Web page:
Publications: Articles - Theology
Who is the God of the Christians?
The most fundamental claim of the Christian Church is its belief in the one true and living God.
"Hear O Israel: the Lord our God is one God; and you shall love the Lord your God with all your heart, with all your soul and with all your might. And these words which I command you this day shall be placed upon your heart, and you shall teach them to your children…" (Deut. 6:4)
This claim was not simply born out of any religious need to relate to something superior out of psychological needs for security in the face of the unknown nor was it only a result of a thirst for truth and true knowledge arising out of logical necessity. Rather for the Christians and indeed for the Hebrew people the starting point for God was a concrete historical event. While it was an intimate personal encounter with Abraham that verified God's existence to the Israelites, for the Christians it has been the ultimate intervention God in the person of his Son, Jesus Christ.
God revealed himself to Moses and spoke with him "face to face" as one person speaks to another person (Ex. 33.11) and revealed the mystery of his name.
"God said to Moses, "I AM WHO I AM." (Ex. 3.13)
God proclaims Himself to be the one who IS, the "Existing One", the one true and living God. This name for God, "I am who I am" means that God draws his existence from Himself existing eternally without beginning and without end. For the Israelites, this God whose name was "I am who I am" was the one true and living God who remained so faithful that he formed several covenants with his chosen people continuing to fulfil all his promises to them. According to the Scriptures, the name of God was so sacred that it was never mentioned.
The Orthodox Christian tradition teaches that the one true God is the perfection and super perfection of all that we know to be good, true, wise, just, all-powerful, righteous and loving without God ever being exhausted by these attributes. These characteristics of God cannot be compared with those of our experience since He is beyond all these. So, for example, while it is true to say that God exists, yet He is 'above existence'. Ultimately Orthodox theology would claim that God cannot be defined as "existing" or "not existing" since He is not a "being" who exists the way that created human beings exist. However God offers himself to our existence with the amazing an immeasurable intimacy in a relationship of person to person. Yet this familiarity does not exhaust our understanding of who God is. And since we cannot easily grasp who God is, He remains forever the cause of our wonder and astonishment.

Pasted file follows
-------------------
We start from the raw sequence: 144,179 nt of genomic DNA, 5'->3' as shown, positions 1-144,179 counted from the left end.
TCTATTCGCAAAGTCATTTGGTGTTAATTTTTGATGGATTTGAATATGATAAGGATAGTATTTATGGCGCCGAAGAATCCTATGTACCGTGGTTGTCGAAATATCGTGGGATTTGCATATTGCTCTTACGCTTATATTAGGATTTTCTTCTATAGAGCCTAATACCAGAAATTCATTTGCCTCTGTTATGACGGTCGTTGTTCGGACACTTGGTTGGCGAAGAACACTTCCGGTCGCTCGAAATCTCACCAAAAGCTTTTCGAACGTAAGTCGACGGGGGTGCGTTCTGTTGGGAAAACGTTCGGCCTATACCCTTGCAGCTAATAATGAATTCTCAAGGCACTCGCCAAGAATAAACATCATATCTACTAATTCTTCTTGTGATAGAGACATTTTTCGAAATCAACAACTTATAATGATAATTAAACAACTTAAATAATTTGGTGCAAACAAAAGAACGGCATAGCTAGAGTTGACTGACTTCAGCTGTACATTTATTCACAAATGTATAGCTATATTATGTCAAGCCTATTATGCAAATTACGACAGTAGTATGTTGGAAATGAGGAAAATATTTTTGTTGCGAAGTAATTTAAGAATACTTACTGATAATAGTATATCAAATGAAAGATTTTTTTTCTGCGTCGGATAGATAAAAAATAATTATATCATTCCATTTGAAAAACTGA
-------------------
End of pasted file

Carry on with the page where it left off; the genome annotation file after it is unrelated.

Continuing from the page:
It is this one and true living God who in a concrete historical framework sends His son, Jesus Christ, who now makes the almighty God known and experienced as "Father". Jesus continues to emphasise the uniqueness and oneness of God but also underlines that he has a unique relationship with this God – he is the Son of God. Jesus, who is able to call God "father" because he is the only begotten Son of the Father, also allows us to relate to God with the intimate title of "abba" which means "father". In fact even though the word "abba" is an Aramaic word meaning father it carries with it a nuance of familiarity and intimacy bringing it close, in meaning to the term "daddy". With Jesus, not only can we pronounce the name of God, but we are now commanded to pray using this intimate name for God. This was unheard of for the Hebrew people who would not dare even to pronounce the name of God let alone refer to him as "abba".
Furthermore, by the sending of the Spirit, we can continue to this day to refer to God as "father and therefore can dare to pray in the following manner: "Our Father in heaven…": on this way making us also sons of God.
"For when the time had fully come, God sent forth His Son, born of woman, born under the law, to redeem those under the law, so that we might receive adoption as sons. And because you are sons, God has sent the Spirit of His Son into our hearts, crying "Abba! Father!". So through God you are no longer a slave but a son, and if a son then an heir of the eternal kingdom of God. (Gal. 4.4-7)
In stressing the personal dimension of God, the Church wanted to show that we cannot draw near to God simply by learning certain facts about Him. That is to say that since God is a person, knowing him implies much more than being able to reiterate certain facts. Rather we approach God by means of a personal encounter and experience with him. Since the one God is our Father – a person, not an idea - we are called to place our trust and hope in him and ultimately to love Him just like we do other persons around us. And even though today we may not have directly encountered the historical person of God as revealed in his Son Jesus, slowly we surrender ourselves in trust since others before us, whom we consider trustworthy – the apostles, fathers, prophets and saints of our Church – guarantee his credibility. In this endless journey of lesser to greater trust in this personal meeting with God, the birth of love gives rise to an absolute surrender, self-offering and uninterrupted astonishment at the unquenchable thirst for Godwhere intellectual and logical certainties become superfluous.
In contemplating this mystery of who God is we therefore come to conclude that God is personal; he is Father. And this leads us to the claim that God is at same time one in three persons and three persons yet one God. However, how this is so we will examine in later issues of this column.
Academic Secretary and Associate Lecturer,
St Andrew's Greek Orthodox Theological College